Bonnie Nowicki, MG
Is your refrigerator full of aromatic oranges, lemons, and grapefruit? Were they harvested from your trees or your neighbors? Now’s the time to carefully assess the needs of your citrus trees to assure a great future crop you can share.
These favored plants will thrive for many, many years with proper care. If you are a new homeowner, there are numerous types of citrus that grow in the low desert. March and April are the best months to plant citrus. Important considerations when selecting trees include location in your landscape, size at maturity, and taste of the fruit. When buying citrus, it is recommended they be properly tagged with the fruit variety, the rootstock, and the original grower’s name. Young two-to-five-year-old trees, purchased in a container with an intact root ball, transplant easily.
The most important thing you can do to maintain the health of your citrus is to water it correctly. Newly planted and young citrus trees-up to three years old require more frequent watering than mature, established citrus. Water deeply, penetrating below the root ball, every two to three days during the month after planting, to establish a strong root system. Mature trees, four or more years old, require deep water at least every 21 days as temperatures start to warm.
Fertilizing newly planted citrus is unnecessary. Fertilizer is not required until the tree has been in the ground for two years. Once established, citrus are heavy nitrogen ‘feeders’ and supplemental fertilizer is required to assure a good fruit crop and a healthy tree. Do not over-fertilize, you may burn the tree roots. Fertilize three times a year with one-third of the tree’s total annual nitrogen requirements applied each time in April-May, August-September, and January-February. Water before and after application.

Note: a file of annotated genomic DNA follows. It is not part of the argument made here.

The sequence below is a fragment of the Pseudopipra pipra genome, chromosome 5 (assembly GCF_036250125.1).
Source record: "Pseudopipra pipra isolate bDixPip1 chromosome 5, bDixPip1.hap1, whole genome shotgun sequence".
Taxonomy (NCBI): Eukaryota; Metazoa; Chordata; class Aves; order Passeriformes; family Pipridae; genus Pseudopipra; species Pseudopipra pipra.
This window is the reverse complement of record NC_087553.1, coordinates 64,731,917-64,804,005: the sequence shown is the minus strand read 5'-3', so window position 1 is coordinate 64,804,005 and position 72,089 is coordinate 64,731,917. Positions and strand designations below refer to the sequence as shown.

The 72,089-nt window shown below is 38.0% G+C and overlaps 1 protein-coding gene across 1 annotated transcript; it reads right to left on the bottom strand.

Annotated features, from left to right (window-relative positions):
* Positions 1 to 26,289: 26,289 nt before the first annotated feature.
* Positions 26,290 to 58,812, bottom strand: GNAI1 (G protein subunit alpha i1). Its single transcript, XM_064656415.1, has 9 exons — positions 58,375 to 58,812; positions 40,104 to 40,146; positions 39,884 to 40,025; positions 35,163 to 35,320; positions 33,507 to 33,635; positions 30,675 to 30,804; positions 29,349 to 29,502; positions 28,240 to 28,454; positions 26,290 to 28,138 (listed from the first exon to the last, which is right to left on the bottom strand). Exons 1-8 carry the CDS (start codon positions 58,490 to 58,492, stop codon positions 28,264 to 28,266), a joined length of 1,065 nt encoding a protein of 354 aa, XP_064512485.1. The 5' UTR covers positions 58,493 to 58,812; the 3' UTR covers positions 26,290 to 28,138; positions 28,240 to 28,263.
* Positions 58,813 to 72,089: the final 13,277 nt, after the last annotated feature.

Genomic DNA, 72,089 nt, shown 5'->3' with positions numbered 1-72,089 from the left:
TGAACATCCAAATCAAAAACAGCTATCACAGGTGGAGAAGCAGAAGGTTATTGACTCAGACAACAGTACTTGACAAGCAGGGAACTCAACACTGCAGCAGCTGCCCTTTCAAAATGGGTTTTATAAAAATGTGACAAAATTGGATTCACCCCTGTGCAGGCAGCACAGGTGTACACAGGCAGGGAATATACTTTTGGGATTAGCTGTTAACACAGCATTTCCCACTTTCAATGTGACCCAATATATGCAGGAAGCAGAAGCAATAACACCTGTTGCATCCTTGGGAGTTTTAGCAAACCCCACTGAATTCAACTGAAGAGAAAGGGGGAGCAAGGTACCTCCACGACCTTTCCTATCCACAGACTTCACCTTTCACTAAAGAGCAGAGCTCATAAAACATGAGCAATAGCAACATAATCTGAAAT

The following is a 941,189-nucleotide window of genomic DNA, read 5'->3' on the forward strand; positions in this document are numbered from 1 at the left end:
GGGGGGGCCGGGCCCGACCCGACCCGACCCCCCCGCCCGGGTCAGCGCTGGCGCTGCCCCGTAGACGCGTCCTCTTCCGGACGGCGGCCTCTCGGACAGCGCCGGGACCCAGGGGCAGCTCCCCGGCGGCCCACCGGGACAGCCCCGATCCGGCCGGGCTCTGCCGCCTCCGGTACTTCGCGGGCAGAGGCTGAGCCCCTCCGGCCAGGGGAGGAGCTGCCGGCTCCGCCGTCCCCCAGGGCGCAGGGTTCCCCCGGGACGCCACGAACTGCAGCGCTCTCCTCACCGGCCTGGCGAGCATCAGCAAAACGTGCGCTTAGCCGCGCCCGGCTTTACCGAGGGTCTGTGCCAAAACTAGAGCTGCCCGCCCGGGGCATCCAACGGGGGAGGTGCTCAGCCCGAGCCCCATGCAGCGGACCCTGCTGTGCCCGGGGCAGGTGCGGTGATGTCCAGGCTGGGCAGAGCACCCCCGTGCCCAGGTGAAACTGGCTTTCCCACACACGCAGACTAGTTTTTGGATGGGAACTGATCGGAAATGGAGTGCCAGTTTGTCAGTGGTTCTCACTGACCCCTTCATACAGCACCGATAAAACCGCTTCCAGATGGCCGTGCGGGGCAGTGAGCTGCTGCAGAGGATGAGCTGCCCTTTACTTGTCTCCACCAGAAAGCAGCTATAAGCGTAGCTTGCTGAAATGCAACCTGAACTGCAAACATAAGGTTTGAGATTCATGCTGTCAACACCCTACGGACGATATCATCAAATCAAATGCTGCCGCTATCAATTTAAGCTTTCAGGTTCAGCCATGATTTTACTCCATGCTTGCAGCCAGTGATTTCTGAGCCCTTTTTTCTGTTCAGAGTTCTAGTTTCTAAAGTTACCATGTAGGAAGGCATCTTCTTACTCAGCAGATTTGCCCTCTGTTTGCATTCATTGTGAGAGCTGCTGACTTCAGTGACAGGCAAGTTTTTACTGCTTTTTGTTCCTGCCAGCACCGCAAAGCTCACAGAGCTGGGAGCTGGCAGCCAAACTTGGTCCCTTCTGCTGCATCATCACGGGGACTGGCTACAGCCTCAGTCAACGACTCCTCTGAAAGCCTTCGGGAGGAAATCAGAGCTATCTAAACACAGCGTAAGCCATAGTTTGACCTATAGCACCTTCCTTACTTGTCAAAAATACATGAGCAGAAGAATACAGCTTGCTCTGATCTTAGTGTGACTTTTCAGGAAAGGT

March and April are the best months to prune. Citrus wood is naturally strong and does not need to be regularly pruned. Do remove sprouts by hand if small, and cautiously eliminate weak limbs within the tree canopy with hand pruners. On-going maintenance should include mulching around the tree base, with several inches of mulch to help maintain soil moisture.
More detailed citrus information can be found at our U of A Pima County Extension Center located at 530 East Whitehouse Canyon Road. Phone 520-648-0808. Hours are Monday-Friday 8 a.m.-noon.
Save the date: Saturday, April 4, 2020, 9 a.m.-3 p.m. for the 40th annual Green Valley Gardeners Spring Garden Tour. Three home gardens in Quail Creek will be featured this year, along with two others. Tickets are $12 and will be available beginning March 2, at the Chamber, Desert Bloom, Happy Quail, Nancy Pantz, and Native Gardens Nursery. It’s a great day’s outing! Enjoy!